Students Work to Improve Local Parks

Students in Brooklyn create unique public service announcements to support their local parks.

Student project

As a Borough Instructional Technology Specialist, I facilitate our Title IID Voices In History grant which incorporates project-based learning and technology integration. I recently worked with 2nd grade teacher Marielle Crespo on a project focused on the role her students could play in improving their community; in this case, their local playground.

The class received a letter from a fictitious local politician asking the students to create public service announcements (PSAs) to inform community members to keep the playground clean and safe. This introductory event got the students motivated and eager to check out the playground in person.

A field trip was arranged and the second graders swarmed over the playground looking for areas that needed improvement. Back in the classroom, they compiled a list of what they discovered and got down to the business of working in teams to decide what they would use to create their PSA. The students’ voice and choice activity resulted in five groups choosing Frames to create animations.

The students signed team contracts, reviewed the project rubric, and began to sketch out their ideas. They learned how to create storyboards and scripts, which were then shared via document camera with their classmates for peer review and revision. Ms. Crespo and I consulted with individual teams as they learned how to use a green screen to capture “staged” images they combine with photos of the playground taken during the field trip.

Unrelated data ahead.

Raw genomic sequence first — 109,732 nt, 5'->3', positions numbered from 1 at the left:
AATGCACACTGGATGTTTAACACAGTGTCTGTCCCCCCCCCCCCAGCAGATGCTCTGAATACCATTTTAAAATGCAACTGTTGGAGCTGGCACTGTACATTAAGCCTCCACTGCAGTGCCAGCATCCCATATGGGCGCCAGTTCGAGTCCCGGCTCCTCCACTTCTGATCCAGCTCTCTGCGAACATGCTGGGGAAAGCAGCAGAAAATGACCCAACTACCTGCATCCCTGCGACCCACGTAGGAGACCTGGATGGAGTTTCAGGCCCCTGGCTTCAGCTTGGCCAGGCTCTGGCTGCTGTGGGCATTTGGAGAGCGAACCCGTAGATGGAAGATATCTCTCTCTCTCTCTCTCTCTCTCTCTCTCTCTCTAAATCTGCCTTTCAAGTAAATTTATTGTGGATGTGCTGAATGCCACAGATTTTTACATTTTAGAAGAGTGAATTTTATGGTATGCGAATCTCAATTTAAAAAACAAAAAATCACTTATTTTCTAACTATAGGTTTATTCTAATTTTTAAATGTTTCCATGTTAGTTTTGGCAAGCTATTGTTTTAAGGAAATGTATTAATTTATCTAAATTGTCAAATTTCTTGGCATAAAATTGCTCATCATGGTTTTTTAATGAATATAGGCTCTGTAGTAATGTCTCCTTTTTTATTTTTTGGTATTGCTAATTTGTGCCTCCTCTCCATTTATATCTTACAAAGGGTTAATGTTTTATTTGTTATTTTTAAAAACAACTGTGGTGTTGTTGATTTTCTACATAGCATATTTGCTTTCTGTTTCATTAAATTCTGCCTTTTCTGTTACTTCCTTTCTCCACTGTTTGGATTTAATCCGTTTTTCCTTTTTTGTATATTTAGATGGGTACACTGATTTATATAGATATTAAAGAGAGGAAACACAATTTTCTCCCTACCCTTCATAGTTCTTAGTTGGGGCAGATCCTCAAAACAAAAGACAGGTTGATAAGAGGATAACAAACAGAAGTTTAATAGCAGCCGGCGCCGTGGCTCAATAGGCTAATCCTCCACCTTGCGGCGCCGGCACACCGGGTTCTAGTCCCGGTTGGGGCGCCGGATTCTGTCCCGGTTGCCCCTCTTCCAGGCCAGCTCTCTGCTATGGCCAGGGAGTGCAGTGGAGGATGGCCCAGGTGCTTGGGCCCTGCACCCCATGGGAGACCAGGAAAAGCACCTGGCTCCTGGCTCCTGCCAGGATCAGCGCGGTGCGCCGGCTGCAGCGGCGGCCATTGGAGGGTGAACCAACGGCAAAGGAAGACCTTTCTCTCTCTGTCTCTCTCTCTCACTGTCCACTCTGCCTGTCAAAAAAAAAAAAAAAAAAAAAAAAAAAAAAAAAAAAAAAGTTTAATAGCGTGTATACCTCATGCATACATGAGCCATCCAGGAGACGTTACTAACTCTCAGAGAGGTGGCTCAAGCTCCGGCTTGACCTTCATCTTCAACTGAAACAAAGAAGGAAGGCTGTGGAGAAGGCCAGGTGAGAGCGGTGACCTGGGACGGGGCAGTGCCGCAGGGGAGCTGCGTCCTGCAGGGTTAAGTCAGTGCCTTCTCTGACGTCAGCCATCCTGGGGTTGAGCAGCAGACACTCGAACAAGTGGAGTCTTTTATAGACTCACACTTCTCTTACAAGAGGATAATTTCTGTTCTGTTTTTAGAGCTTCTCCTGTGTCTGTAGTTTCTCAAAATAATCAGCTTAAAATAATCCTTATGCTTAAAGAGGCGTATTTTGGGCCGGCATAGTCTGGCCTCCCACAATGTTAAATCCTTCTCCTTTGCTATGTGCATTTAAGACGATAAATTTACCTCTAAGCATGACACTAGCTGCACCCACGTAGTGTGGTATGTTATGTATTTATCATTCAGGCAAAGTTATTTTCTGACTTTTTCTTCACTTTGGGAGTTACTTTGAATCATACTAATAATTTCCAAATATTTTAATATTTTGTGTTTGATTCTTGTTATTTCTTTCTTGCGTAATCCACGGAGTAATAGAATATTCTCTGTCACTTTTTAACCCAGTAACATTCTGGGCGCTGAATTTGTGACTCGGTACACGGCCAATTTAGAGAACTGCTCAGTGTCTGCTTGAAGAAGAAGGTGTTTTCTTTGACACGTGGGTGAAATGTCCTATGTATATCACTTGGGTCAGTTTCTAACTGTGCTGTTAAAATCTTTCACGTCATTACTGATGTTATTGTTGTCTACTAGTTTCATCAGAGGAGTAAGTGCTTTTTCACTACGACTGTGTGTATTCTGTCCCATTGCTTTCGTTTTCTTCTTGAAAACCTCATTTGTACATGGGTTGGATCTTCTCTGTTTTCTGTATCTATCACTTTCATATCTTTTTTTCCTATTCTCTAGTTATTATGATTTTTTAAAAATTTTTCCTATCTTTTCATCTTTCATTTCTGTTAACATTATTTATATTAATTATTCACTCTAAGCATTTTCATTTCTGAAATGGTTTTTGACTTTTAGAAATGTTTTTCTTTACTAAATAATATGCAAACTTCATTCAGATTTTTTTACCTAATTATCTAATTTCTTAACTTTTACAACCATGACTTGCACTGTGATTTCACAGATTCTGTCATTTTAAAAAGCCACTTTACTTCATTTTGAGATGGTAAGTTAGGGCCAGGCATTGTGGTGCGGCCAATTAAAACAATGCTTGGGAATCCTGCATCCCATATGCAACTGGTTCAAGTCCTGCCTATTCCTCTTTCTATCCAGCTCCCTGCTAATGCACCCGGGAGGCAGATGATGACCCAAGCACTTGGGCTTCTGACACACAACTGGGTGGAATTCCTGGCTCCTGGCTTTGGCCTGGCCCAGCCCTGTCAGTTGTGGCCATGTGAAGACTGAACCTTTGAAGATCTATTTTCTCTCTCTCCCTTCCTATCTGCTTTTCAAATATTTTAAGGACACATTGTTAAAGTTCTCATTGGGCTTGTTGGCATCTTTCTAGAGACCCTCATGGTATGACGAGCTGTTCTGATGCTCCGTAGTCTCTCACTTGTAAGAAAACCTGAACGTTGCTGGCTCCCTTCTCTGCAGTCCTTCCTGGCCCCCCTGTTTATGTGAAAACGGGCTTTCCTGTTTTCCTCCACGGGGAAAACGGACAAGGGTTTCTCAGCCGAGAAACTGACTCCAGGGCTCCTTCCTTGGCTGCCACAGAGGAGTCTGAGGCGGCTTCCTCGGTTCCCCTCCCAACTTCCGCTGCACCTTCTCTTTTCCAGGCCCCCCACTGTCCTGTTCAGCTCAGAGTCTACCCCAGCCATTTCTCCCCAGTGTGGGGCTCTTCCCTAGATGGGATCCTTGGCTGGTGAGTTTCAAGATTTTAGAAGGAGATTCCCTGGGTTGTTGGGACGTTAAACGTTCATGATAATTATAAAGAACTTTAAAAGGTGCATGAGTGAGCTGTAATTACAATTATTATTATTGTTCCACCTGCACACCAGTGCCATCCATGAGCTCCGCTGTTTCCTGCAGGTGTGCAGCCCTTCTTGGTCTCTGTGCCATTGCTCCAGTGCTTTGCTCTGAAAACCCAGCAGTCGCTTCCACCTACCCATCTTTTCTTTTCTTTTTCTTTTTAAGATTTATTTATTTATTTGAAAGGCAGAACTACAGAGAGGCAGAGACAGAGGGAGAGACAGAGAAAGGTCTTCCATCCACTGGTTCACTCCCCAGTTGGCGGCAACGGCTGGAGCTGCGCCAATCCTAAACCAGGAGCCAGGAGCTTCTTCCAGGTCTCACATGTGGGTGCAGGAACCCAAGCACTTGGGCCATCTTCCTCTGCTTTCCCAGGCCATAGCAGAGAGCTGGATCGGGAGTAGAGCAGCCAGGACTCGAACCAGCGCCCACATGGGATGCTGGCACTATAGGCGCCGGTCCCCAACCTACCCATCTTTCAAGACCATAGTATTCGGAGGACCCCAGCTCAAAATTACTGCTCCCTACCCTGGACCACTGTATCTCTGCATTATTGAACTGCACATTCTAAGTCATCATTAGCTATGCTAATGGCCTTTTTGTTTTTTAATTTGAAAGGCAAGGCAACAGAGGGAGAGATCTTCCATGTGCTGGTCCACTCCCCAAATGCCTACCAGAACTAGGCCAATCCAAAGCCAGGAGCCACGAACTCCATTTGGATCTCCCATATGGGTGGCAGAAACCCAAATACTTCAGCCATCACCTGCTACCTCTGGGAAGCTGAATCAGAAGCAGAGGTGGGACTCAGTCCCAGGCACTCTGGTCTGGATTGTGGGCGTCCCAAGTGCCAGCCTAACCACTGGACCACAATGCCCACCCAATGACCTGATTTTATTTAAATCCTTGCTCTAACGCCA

It was gratifying to see how quickly students mastered the tools in Frames 5. I was amazed by their ability to import images, layer their green screen images on background photos, and then use the onion skin, rotation, resizing and chroma key tools with very little intervention or support. Once they were satisfied with the frames for their project, teams added titles, transitions and audio tracks to complete their PSAs.

A New York City Urban Park Ranger came to the classroom for the screening of the completed PSAs and served as an authentic expert evaluator. She was impressed by the work created by this group of second-graders and was excited to share it with her colleagues in the Parks Department.

In addition to their animations, the students learned how to create and read QR codes, and all their finished videos were embedded into the codes, which were displayed on their classroom bulletin board with an invitation for viewers to borrow an iPad from their classroom to view the work that was generated during this project.

Explore a lesson plan that encourages students to write persuasively.

The students felt empowered by the response their PSAs generated from the Park Ranger, and school officials realized that children can have a powerful voice in making changes in the community. This adventure in learning reinforced our belief that project-based learning and the use of technology has a powerful place in the primary grade classroom.

To see the video documenting their project-based learning journey, visit

Ellen Phillips

by Ellen Phillips

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